Islamic tilework made a slow start, at least compared to Islamic pottery. Although some Abbasid luster tiles are known, it was not until the Seljuq period, and then only tentatively, that architectural tilework grew in popularity. How could tilework compete with the variegated colors of mina’i pottery? The eventual answer was with tile mosaic, a technique unique to architecture that had the advantage of initially firing each tile at the optimum temperature to achieve a rich glaze, and of maintaining perfect separation between colors. This technique was labor intensive and hence expensive, and therefore alternatives were sought. Little headway was made in 14th century Iran with underglaze-painted tiles, although these, despite the difficulties of preventing colors running under the glaze, did increase their colour palette slightly. The delicacy of mina’i made it unsuitable for tiles, but two other overglaze-painted styles used by potters, those called “cuerda seca” and “lajvardina” ware, were eventually developed and, once a way had been found to minimize the colors running together, became in late 14th-century Transoxiana a viable alternative to tile mosaic. Technological developments shifted in the 15th century to Anatolia, where the underglaze palette became broader, eventually resulting in some of Islamic art’s greatest creations, Iznik pottery and tiles. This paper will further discuss these shifts in technology and taste, exploring when, how and why the color palettes and motifs of architectural tilework were coupled with pottery workshops, and what happened when they were not.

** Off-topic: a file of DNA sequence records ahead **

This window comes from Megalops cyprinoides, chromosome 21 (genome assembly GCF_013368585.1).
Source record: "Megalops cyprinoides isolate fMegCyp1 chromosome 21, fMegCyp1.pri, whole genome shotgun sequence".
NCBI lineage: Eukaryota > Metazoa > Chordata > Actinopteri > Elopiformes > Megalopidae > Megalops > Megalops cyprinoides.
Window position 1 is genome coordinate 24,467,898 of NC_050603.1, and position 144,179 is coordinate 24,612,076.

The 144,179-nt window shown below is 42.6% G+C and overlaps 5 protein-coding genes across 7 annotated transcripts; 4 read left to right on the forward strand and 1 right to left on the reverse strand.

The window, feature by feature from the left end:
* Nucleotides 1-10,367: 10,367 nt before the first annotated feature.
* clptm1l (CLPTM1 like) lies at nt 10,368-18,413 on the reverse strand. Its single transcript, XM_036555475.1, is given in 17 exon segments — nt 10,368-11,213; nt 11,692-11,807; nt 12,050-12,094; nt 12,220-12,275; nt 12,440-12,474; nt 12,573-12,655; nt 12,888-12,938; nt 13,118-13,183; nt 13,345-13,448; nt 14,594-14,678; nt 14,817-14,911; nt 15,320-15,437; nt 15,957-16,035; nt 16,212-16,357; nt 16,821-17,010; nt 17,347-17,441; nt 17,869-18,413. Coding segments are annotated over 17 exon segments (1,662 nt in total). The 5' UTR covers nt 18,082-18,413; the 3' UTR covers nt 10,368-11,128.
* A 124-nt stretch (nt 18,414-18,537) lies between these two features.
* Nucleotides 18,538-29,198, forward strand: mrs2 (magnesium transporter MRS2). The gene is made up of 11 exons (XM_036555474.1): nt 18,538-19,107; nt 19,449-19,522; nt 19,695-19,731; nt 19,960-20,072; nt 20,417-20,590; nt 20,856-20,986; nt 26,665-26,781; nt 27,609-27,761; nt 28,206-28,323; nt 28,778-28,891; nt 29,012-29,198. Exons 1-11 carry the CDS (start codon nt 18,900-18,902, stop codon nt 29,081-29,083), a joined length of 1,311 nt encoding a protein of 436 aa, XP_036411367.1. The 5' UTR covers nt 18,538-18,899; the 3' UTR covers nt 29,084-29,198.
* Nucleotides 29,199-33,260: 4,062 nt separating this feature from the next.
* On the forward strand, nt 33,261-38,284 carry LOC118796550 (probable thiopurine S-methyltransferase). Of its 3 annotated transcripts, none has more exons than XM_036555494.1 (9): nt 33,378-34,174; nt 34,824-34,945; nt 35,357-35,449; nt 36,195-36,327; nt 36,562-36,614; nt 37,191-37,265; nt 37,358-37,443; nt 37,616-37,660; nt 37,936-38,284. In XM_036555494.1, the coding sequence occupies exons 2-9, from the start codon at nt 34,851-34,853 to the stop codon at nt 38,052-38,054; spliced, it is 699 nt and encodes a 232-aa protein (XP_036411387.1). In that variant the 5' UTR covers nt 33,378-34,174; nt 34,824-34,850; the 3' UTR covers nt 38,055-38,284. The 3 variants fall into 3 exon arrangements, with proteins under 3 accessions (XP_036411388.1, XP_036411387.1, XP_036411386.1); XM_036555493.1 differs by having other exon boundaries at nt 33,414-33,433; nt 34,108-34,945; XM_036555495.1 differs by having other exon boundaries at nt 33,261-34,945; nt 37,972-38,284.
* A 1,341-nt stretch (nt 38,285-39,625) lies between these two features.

BERNARD O’KANE is professor of Islamic Art and Architecture at the American University in Cairo, where he has worked since 1980. Prior to that he was assistant director of the British Institute of Persian Studies, Tehran. He has also held visiting professorships at Harvard University and at the University of California, Berkeley. His publications include Timurid Architecture in Khurasan (Mazdâ Publishers/Undena Publications, 1987); Studies in Persian Art and Architecture (American University in Cairo Press, 1995); Early Persian Paintings: Kalila and Dimna Manuscripts of the late Fourteenth century (I.B. Tauris, 2003); The World of Islamic Art ; as well as the edited volumes The Iconography of Islamic Art: Studies in Honor of Robert Hillenbrand and The Treasures of Islamic Art in the Museums of Cairo (American University in Cairo Press, 2009).
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